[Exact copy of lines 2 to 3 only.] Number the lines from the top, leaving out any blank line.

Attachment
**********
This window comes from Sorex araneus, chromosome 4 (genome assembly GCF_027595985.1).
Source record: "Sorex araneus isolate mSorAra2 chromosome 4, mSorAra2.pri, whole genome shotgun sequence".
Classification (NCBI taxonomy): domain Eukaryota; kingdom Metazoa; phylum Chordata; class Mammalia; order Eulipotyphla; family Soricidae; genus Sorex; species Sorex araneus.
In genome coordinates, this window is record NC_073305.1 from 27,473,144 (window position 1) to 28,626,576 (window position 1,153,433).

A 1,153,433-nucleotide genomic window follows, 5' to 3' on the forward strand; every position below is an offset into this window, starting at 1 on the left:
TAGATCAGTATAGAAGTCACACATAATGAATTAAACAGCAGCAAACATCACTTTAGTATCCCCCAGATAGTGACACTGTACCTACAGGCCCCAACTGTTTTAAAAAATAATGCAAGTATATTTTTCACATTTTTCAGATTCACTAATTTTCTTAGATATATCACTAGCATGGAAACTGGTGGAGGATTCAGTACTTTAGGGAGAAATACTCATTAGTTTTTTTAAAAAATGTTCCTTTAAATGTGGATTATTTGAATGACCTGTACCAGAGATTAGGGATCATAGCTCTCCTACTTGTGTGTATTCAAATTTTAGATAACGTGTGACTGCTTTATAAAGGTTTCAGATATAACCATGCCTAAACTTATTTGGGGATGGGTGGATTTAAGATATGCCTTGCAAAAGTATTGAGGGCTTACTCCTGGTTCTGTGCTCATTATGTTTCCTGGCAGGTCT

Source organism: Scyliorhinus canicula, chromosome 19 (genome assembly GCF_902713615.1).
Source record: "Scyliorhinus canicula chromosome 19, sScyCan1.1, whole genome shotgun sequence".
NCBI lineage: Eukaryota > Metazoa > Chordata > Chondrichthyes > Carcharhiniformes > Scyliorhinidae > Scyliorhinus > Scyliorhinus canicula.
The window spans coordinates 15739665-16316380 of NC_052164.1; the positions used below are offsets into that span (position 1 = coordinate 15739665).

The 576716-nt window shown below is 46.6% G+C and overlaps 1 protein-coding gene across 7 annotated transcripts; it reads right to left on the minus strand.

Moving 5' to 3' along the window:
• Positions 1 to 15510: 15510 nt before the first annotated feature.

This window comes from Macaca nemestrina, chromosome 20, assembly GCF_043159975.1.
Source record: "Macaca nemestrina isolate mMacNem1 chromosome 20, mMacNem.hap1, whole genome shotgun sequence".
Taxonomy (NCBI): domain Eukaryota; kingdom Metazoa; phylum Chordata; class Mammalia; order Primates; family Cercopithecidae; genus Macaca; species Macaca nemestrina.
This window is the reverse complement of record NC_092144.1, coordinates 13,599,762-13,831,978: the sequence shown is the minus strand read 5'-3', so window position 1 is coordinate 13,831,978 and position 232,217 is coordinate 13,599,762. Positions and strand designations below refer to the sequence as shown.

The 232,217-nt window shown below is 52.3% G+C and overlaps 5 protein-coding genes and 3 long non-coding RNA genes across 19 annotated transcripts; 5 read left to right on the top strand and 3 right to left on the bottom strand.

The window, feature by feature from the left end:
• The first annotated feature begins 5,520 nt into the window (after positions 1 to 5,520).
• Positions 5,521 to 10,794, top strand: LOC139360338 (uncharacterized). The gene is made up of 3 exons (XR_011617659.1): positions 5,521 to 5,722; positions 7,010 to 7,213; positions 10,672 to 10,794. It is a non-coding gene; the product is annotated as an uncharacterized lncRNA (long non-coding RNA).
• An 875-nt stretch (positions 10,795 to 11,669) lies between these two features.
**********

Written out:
Source record: "Sorex araneus isolate mSorAra2 chromosome 4, mSorAra2.pri, whole genome shotgun sequence".
Classification (NCBI taxonomy): domain Eukaryota; kingdom Metazoa; phylum Chordata; class Mammalia; order Eulipotyphla; family Soricidae; genus Sorex; species Sorex araneus.